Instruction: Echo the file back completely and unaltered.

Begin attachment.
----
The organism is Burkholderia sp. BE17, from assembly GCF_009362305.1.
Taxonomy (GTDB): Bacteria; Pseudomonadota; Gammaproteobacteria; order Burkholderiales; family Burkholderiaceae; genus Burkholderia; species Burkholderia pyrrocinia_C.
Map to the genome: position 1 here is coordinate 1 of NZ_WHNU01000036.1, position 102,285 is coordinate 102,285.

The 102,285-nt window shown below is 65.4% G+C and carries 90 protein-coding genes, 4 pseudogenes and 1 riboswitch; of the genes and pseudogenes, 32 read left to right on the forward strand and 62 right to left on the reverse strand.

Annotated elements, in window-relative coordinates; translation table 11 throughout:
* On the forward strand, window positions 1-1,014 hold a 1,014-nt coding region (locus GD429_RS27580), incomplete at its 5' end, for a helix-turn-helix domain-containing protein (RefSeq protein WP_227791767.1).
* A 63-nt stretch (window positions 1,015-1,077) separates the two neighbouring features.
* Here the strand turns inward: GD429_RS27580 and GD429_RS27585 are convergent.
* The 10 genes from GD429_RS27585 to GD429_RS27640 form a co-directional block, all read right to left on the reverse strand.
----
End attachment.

The organism is Burkholderia sp. BE17, from assembly GCF_009362305.1.
Taxonomy (GTDB): Bacteria; Pseudomonadota; Gammaproteobacteria; order Burkholderiales; family Burkholderiaceae; genus Burkholderia; species Burkholderia pyrrocinia_C.
Map to the genome: position 1 here is coordinate 1 of NZ_WHNU01000036.1, position 102,285 is coordinate 102,285.

The 102,285-nt window shown below is 65.4% G+C and carries 90 protein-coding genes, 4 pseudogenes and 1 riboswitch; of the genes and pseudogenes, 32 read left to right on the forward strand and 62 right to left on the reverse strand.

Annotated elements, in window-relative coordinates; translation table 11 throughout:
* On the forward strand, window positions 1-1,014 hold a 1,014-nt coding region (locus GD429_RS27580), incomplete at its 5' end, for a helix-turn-helix domain-containing protein (RefSeq protein WP_227791767.1).
* A 63-nt stretch (window positions 1,015-1,077) separates the two neighbouring features.
* Here the strand turns inward: GD429_RS27580 and GD429_RS27585 are convergent.
* The 10 genes from GD429_RS27585 to GD429_RS27640 form a co-directional block, all read right to left on the reverse strand.